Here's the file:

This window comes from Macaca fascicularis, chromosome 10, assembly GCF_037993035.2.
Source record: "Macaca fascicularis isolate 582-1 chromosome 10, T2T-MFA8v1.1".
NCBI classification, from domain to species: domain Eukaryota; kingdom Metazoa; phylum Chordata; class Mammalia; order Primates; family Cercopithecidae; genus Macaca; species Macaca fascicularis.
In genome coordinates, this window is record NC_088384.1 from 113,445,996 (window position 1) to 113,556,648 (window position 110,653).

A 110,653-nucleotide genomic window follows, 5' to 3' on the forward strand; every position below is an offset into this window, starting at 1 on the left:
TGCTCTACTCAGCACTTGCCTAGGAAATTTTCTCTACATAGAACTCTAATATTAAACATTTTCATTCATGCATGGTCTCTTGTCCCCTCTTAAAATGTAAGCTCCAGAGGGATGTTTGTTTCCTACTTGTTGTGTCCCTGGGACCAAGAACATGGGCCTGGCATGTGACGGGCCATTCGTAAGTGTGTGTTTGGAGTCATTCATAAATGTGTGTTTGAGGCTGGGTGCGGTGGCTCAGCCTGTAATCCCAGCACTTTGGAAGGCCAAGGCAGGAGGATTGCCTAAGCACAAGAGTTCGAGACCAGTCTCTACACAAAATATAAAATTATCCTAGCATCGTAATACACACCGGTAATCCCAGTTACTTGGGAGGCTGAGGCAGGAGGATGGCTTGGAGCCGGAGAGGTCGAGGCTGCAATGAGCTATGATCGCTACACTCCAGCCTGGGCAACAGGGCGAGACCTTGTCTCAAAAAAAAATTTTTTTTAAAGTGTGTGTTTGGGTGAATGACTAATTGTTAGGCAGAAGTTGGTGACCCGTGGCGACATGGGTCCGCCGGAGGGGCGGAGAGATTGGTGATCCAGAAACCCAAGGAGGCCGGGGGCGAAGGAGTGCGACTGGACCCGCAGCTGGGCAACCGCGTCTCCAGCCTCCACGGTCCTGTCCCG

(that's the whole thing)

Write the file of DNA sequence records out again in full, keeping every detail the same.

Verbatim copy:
This window comes from Macaca fascicularis, chromosome 10, assembly GCF_037993035.2.
Source record: "Macaca fascicularis isolate 582-1 chromosome 10, T2T-MFA8v1.1".
NCBI classification, from domain to species: domain Eukaryota; kingdom Metazoa; phylum Chordata; class Mammalia; order Primates; family Cercopithecidae; genus Macaca; species Macaca fascicularis.
In genome coordinates, this window is record NC_088384.1 from 113,445,996 (window position 1) to 113,556,648 (window position 110,653).

A 110,653-nucleotide genomic window follows, 5' to 3' on the forward strand; every position below is an offset into this window, starting at 1 on the left:
TGCTCTACTCAGCACTTGCCTAGGAAATTTTCTCTACATAGAACTCTAATATTAAACATTTTCATTCATGCATGGTCTCTTGTCCCCTCTTAAAATGTAAGCTCCAGAGGGATGTTTGTTTCCTACTTGTTGTGTCCCTGGGACCAAGAACATGGGCCTGGCATGTGACGGGCCATTCGTAAGTGTGTGTTTGGAGTCATTCATAAATGTGTGTTTGAGGCTGGGTGCGGTGGCTCAGCCTGTAATCCCAGCACTTTGGAAGGCCAAGGCAGGAGGATTGCCTAAGCACAAGAGTTCGAGACCAGTCTCTACACAAAATATAAAATTATCCTAGCATCGTAATACACACCGGTAATCCCAGTTACTTGGGAGGCTGAGGCAGGAGGATGGCTTGGAGCCGGAGAGGTCGAGGCTGCAATGAGCTATGATCGCTACACTCCAGCCTGGGCAACAGGGCGAGACCTTGTCTCAAAAAAAAATTTTTTTTAAAGTGTGTGTTTGGGTGAATGACTAATTGTTAGGCAGAAGTTGGTGACCCGTGGCGACATGGGTCCGCCGGAGGGGCGGAGAGATTGGTGATCCAGAAACCCAAGGAGGCCGGGGGCGAAGGAGTGCGACTGGACCCGCAGCTGGGCAACCGCGTCTCCAGCCTCCACGGTCCTGTCCCG